Funding Social Programs That Work
Twenty-year-old Nicolette Rutherford was pregnant and living in a shelter in Manhattan with her boyfriend, Jerimy, when Sharon Curley, a nurse home visitor from the Nurse–Family Partnership, met her for the first time. Nicolette and Jerimy had just adopted a kitten.
“They were living in this tiny little room,” Curley recalls, shaking her head and smiling. “I mean, they didn’t even have their own bathroom, and now they take in this little cat and its litter box.”
What a difference a year makes. Today, thanks in large part to Curley’s efforts, Nicolette lives in a new apartment in a bright, clean neighborhood in Queens with her very healthy seven-month-old son, also named Jerimy.
“If it wasn’t for Sharon, I probably would have lost it,” Nicolette says. “It was really hard.”
NFP, which each year nationally helps more than 20,000 new mothers like Nicolette and coaches them on parenting and life skills, is one of many such home visiting programs around the country. The impact of these programs may be about to increase dramatically: In June, Washington state Congressman James McDermott introduced a bill that would increase funding to these efforts by $124 million a year, enabling them to meet the needs of 450,000 families by 2019.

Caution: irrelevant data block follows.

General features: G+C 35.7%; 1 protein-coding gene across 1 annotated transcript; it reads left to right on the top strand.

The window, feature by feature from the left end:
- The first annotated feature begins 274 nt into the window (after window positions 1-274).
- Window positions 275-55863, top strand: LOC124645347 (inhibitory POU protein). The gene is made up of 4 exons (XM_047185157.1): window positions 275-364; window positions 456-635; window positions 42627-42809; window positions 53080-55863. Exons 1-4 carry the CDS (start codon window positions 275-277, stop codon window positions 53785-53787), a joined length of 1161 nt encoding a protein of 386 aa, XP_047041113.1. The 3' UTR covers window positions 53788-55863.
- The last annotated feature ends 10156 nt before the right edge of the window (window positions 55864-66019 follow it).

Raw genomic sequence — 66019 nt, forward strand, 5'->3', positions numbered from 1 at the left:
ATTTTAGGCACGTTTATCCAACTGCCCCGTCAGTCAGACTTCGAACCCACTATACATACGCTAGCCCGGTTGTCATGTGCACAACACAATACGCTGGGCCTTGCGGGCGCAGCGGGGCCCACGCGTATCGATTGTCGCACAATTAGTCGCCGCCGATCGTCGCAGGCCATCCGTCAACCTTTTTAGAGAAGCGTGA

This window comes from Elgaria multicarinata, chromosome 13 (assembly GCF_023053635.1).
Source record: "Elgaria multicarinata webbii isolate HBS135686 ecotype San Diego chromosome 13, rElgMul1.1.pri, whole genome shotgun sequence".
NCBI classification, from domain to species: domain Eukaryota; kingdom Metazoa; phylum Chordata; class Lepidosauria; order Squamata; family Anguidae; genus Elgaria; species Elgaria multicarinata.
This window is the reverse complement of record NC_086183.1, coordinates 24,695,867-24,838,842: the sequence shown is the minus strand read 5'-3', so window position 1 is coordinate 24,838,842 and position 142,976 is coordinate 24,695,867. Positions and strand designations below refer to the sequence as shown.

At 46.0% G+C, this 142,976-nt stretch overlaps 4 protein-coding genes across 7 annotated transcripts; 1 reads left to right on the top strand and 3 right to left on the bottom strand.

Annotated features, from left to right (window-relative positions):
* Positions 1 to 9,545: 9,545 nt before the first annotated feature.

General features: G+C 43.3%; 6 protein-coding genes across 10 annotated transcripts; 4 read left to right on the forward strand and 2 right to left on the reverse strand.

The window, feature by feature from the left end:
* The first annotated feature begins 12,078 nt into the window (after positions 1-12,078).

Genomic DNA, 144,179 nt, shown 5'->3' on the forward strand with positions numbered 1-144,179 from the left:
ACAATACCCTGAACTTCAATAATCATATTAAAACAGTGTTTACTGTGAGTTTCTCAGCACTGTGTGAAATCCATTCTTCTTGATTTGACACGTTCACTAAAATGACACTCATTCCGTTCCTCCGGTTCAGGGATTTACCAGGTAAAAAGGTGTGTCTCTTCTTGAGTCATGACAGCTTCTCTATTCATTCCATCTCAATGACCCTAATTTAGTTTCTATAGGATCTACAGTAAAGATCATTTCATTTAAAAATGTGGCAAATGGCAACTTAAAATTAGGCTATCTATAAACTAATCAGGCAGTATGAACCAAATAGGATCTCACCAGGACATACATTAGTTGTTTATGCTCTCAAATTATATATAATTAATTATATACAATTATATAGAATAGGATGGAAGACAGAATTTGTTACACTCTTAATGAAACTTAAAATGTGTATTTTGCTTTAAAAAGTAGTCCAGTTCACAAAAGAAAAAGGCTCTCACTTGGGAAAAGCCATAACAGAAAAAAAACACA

But the even bigger news is that the new money would not be applied indiscriminately. The bill, called the Evidence-Based Home Visitation Act of 2009, seeks to fund home visiting programs that show genuine evidence of success. (That would certainly include NFP, which randomized clinical trials have shown to be superior in reducing preterm births, emergency room use and subsequent births.) Indeed, requiring evidence as a basis for awarding federal funding to social programs and other programs as well is apparently gaining traction across the federal government. In June, in a blog entry titled “Building Rigorous Evidence to Drive Policy,” the Office of Management and Budget (OMB) said that it intends to “put much more emphasis on evidence-based policy decisions” and that the government “should design new initiatives to build vigorous data about what works and then act on evidence that emerges.”